Where does it lead? Security and competence problems. If there’s no mentor-attitude, the newcomer may be quite lost. People working under pressure and feeling the expectations for fresh meat may do critical errors early on in their careers;
giving out passwords to people who should never know these; revealing otherwise
sensitive information to someone who demands it. Etc.

Blue Looks - Deep and tranquill

Welcome to the blog! It's the same psiic, but now in blue color. Blue is one the
favorite colours of mine; orange is my classic one.

tiistai 26. toukokuuta 2009

ease of readability and content - info for blogs

Do you remember the time that word processors had this legibility and grammar indexes, calculated for each document? You could easily determine basically how difficult
the text would be to read.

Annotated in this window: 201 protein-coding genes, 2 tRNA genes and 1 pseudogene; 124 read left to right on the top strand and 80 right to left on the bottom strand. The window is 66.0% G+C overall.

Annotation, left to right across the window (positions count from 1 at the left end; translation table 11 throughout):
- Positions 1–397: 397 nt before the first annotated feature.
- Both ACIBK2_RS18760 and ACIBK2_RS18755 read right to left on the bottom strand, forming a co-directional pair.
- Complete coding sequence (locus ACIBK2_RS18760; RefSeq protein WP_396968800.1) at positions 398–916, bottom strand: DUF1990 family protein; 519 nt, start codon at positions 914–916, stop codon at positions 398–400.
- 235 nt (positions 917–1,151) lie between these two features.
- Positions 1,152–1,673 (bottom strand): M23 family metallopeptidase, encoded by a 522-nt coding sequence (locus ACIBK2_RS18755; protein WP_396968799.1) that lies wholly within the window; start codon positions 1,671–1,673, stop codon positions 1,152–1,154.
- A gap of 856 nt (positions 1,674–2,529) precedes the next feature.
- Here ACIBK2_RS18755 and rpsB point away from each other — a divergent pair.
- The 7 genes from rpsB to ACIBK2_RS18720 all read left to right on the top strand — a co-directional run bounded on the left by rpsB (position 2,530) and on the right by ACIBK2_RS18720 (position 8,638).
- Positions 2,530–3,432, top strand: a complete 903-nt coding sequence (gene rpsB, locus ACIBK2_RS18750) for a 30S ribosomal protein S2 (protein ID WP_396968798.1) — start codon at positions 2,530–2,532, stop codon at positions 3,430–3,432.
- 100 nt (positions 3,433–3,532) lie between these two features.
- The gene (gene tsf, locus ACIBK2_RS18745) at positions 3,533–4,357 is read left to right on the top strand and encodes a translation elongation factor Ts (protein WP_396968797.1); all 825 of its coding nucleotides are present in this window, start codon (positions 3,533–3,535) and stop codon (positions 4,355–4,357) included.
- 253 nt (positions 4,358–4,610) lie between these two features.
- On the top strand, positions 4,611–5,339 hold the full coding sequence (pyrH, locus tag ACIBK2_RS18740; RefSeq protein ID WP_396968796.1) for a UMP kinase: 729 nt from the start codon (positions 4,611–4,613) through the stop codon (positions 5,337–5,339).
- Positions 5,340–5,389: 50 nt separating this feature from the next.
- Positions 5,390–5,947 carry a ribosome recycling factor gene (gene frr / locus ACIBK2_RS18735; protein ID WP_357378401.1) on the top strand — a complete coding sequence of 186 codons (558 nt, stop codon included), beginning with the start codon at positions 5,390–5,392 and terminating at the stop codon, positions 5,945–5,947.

Introduce this to blogs!!! Use case: I'm heading home in a bus, want to read
some easy and entertaining texts. I could choose such blog entries by
weeding out the candidates using the index.

Anyone? Some linguistics expert company?

maanantai 25. toukokuuta 2009

first day at the new job



It was a start for new job today. Of course due to non-disclosure I'll
keep most details inside, but suffice it to say that it was an interesting
day. I am going into full action on Wednesday, with first real customer
cases unfolding. I made my own work laptop a bit more customized, meaning
that it now has Chrome as the browser.

According to Murphy's law, it was well into late afternoon that actual work came available. Well, setting apart some complications with software that I'd never